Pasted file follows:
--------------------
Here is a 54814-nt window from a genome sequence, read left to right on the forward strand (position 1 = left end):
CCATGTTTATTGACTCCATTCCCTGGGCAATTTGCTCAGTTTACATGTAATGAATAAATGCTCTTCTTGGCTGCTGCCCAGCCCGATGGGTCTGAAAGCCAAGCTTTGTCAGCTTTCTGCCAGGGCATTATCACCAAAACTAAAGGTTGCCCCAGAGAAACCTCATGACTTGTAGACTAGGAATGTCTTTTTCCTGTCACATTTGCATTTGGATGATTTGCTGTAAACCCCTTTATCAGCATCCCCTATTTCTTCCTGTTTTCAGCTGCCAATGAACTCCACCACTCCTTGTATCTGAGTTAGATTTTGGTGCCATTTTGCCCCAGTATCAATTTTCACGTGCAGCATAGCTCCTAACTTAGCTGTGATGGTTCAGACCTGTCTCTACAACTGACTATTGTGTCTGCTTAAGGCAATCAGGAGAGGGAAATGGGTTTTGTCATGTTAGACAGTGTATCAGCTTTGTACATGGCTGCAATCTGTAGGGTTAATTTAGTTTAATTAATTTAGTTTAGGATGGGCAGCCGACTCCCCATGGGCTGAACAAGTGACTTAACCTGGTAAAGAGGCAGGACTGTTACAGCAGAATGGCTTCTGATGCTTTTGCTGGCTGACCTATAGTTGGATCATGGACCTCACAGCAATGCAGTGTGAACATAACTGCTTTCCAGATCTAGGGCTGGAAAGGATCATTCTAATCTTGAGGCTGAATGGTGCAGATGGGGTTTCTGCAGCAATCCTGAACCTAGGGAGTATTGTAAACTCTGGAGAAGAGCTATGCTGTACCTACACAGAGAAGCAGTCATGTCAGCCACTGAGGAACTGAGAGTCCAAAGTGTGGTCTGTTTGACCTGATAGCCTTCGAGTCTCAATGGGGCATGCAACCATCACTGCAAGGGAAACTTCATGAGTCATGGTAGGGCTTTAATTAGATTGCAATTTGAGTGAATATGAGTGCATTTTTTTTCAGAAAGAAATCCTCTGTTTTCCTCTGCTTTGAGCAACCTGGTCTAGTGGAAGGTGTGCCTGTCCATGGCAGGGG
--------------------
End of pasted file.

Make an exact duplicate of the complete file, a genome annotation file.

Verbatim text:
Here is a 54814-nt window from a genome sequence, read left to right on the forward strand (position 1 = left end):
CCATGTTTATTGACTCCATTCCCTGGGCAATTTGCTCAGTTTACATGTAATGAATAAATGCTCTTCTTGGCTGCTGCCCAGCCCGATGGGTCTGAAAGCCAAGCTTTGTCAGCTTTCTGCCAGGGCATTATCACCAAAACTAAAGGTTGCCCCAGAGAAACCTCATGACTTGTAGACTAGGAATGTCTTTTTCCTGTCACATTTGCATTTGGATGATTTGCTGTAAACCCCTTTATCAGCATCCCCTATTTCTTCCTGTTTTCAGCTGCCAATGAACTCCACCACTCCTTGTATCTGAGTTAGATTTTGGTGCCATTTTGCCCCAGTATCAATTTTCACGTGCAGCATAGCTCCTAACTTAGCTGTGATGGTTCAGACCTGTCTCTACAACTGACTATTGTGTCTGCTTAAGGCAATCAGGAGAGGGAAATGGGTTTTGTCATGTTAGACAGTGTATCAGCTTTGTACATGGCTGCAATCTGTAGGGTTAATTTAGTTTAATTAATTTAGTTTAGGATGGGCAGCCGACTCCCCATGGGCTGAACAAGTGACTTAACCTGGTAAAGAGGCAGGACTGTTACAGCAGAATGGCTTCTGATGCTTTTGCTGGCTGACCTATAGTTGGATCATGGACCTCACAGCAATGCAGTGTGAACATAACTGCTTTCCAGATCTAGGGCTGGAAAGGATCATTCTAATCTTGAGGCTGAATGGTGCAGATGGGGTTTCTGCAGCAATCCTGAACCTAGGGAGTATTGTAAACTCTGGAGAAGAGCTATGCTGTACCTACACAGAGAAGCAGTCATGTCAGCCACTGAGGAACTGAGAGTCCAAAGTGTGGTCTGTTTGACCTGATAGCCTTCGAGTCTCAATGGGGCATGCAACCATCACTGCAAGGGAAACTTCATGAGTCATGGTAGGGCTTTAATTAGATTGCAATTTGAGTGAATATGAGTGCATTTTTTTTCAGAAAGAAATCCTCTGTTTTCCTCTGCTTTGAGCAACCTGGTCTAGTGGAAGGTGTGCCTGTCCATGGCAGGGG